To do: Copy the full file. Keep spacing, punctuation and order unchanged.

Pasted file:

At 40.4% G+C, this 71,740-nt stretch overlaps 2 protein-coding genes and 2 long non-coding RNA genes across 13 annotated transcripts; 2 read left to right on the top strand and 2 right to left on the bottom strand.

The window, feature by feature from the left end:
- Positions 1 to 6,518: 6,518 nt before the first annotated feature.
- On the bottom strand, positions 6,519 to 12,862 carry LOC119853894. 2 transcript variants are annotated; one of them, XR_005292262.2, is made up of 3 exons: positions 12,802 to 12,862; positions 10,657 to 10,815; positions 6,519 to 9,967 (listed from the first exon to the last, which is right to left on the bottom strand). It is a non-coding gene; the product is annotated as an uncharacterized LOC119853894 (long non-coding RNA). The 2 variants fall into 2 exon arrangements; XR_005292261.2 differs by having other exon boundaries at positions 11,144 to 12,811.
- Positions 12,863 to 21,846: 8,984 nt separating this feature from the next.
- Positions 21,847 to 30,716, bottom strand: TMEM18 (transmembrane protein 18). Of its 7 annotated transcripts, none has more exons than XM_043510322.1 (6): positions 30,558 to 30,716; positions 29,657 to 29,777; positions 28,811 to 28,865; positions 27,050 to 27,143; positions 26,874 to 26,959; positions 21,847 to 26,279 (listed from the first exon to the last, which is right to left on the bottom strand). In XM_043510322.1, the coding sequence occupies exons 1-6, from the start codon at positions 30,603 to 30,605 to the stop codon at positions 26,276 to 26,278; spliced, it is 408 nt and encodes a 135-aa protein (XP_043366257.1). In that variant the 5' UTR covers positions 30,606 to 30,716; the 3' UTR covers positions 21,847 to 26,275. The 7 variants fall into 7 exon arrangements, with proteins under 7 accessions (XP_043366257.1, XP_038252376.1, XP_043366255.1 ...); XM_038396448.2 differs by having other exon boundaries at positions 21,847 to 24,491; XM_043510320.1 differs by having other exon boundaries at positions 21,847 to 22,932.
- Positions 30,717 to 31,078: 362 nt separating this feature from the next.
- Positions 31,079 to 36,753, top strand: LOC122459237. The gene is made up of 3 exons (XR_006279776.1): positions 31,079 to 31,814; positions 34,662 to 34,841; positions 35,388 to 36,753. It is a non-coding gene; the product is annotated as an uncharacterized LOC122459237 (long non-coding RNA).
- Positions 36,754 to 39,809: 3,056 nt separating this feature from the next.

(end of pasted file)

At 40.4% G+C, this 71,740-nt stretch overlaps 2 protein-coding genes and 2 long non-coding RNA genes across 13 annotated transcripts; 2 read left to right on the top strand and 2 right to left on the bottom strand.

The window, feature by feature from the left end:
- Positions 1 to 6,518: 6,518 nt before the first annotated feature.
- On the bottom strand, positions 6,519 to 12,862 carry LOC119853894. 2 transcript variants are annotated; one of them, XR_005292262.2, is made up of 3 exons: positions 12,802 to 12,862; positions 10,657 to 10,815; positions 6,519 to 9,967 (listed from the first exon to the last, which is right to left on the bottom strand). It is a non-coding gene; the product is annotated as an uncharacterized LOC119853894 (long non-coding RNA). The 2 variants fall into 2 exon arrangements; XR_005292261.2 differs by having other exon boundaries at positions 11,144 to 12,811.
- Positions 12,863 to 21,846: 8,984 nt separating this feature from the next.
- Positions 21,847 to 30,716, bottom strand: TMEM18 (transmembrane protein 18). Of its 7 annotated transcripts, none has more exons than XM_043510322.1 (6): positions 30,558 to 30,716; positions 29,657 to 29,777; positions 28,811 to 28,865; positions 27,050 to 27,143; positions 26,874 to 26,959; positions 21,847 to 26,279 (listed from the first exon to the last, which is right to left on the bottom strand). In XM_043510322.1, the coding sequence occupies exons 1-6, from the start codon at positions 30,603 to 30,605 to the stop codon at positions 26,276 to 26,278; spliced, it is 408 nt and encodes a 135-aa protein (XP_043366257.1). In that variant the 5' UTR covers positions 30,606 to 30,716; the 3' UTR covers positions 21,847 to 26,275. The 7 variants fall into 7 exon arrangements, with proteins under 7 accessions (XP_043366257.1, XP_038252376.1, XP_043366255.1 ...); XM_038396448.2 differs by having other exon boundaries at positions 21,847 to 24,491; XM_043510320.1 differs by having other exon boundaries at positions 21,847 to 22,932.
- Positions 30,717 to 31,078: 362 nt separating this feature from the next.
- Positions 31,079 to 36,753, top strand: LOC122459237. The gene is made up of 3 exons (XR_006279776.1): positions 31,079 to 31,814; positions 34,662 to 34,841; positions 35,388 to 36,753. It is a non-coding gene; the product is annotated as an uncharacterized LOC122459237 (long non-coding RNA).
- Positions 36,754 to 39,809: 3,056 nt separating this feature from the next.